God, please don't pay that much for that book. You should get it but it's available from Eastwood for 15 bucks. By now, you have figured out there is more than one way to skin a cat. Just ask a question on the HAMB and you will get a bunch of answers....some good, some not so much. You just have to guess which are good and which aren't. ;)

    https://www.eastwood.com/key-to-metal--book.html
     
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  25. I found many places to buy the bumping book for $15. Eastwood is one, Summit has it also.
     
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  26. sometimes one hit with a heavy hammer can fix something with less damage than a bunch of little taps....the trick is knowing when that sometimes is.;)

    to the op; I don't think there should be much shrinking needed, the stretch can be "lost" in that bulbous panel.
     
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  27. RMONTY
    Joined: Jan 7, 2016
    Posts: 1,964

    RMONTY
    Member

    Before...


    Fender Dent 5.4.2.2020.jpg



    After......



    Dent Removal 5.5.3.R12020.jpg


    Not done with it yet....
     
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  28. RMONTY
    Joined: Jan 7, 2016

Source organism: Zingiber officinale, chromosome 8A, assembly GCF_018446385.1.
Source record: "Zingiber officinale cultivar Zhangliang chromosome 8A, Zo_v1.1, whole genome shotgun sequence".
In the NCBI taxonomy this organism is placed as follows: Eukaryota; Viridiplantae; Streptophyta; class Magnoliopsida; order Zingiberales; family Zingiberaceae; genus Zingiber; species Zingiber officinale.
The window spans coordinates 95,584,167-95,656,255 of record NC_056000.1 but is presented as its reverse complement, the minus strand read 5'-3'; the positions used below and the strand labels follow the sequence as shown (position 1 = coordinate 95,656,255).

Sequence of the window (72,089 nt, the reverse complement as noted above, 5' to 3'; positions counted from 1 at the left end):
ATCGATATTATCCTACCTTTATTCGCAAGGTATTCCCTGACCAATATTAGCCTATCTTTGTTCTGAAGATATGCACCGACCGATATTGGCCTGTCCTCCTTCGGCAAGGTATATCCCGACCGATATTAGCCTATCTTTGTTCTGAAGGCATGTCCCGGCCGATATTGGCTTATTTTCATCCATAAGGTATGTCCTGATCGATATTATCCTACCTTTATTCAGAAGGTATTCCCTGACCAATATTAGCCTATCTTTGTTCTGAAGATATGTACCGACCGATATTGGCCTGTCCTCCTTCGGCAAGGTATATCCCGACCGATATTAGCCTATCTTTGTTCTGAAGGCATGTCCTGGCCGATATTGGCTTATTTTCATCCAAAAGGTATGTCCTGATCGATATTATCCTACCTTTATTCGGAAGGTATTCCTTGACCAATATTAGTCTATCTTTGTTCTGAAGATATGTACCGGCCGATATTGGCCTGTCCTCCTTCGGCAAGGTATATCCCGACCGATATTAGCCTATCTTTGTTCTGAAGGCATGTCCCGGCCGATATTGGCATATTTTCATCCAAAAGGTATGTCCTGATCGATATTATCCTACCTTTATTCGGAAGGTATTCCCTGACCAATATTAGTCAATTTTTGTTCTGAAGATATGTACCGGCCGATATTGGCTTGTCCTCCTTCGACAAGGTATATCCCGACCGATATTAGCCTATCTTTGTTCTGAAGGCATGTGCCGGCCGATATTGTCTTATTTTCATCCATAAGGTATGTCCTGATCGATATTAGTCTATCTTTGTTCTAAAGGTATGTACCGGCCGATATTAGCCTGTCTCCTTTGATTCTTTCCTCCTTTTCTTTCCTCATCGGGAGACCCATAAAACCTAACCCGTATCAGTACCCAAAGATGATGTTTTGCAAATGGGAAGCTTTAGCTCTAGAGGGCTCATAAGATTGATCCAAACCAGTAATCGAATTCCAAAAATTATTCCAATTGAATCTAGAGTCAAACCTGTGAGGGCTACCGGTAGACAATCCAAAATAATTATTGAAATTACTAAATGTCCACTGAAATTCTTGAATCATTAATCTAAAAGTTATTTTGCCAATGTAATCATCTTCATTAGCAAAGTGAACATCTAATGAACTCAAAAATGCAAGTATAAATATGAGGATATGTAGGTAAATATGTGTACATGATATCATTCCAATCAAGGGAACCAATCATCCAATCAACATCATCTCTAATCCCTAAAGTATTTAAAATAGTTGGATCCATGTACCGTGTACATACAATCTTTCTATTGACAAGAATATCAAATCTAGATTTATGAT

Posts: 1,964

    RMONTY
    Member

  29. Fortunateson
    Joined: Apr 30, 2012
    Posts: 3,320

    Fortunateson
    Member

    Good point but I was indicating as a general rule. I'm with the camp that says give it a good bump from behind. It may just pop back into shape. A contoured piece of wood or a rubber mallet...
     
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  30. RMONTY
    Joined: Jan 7, 2016
    Posts: 1,964

    RMONTY
    Member

    ^^^ Unfortunately, there isn't a ton of room to give it a good smack. I bumped it on the inside with a rubber mallet as hard as I could, and then raised it on the inside the best I could with a cheap ass body hammer, then went at it with a cheap ass dolly and the cheap ass body hammer. So far, so good. The hammer and dolly dont know they are cheap asses. I think with a little patience this will turn out well! I can't really detect much stretched metal there. It is in really good shape as far as not being rusted inside or out.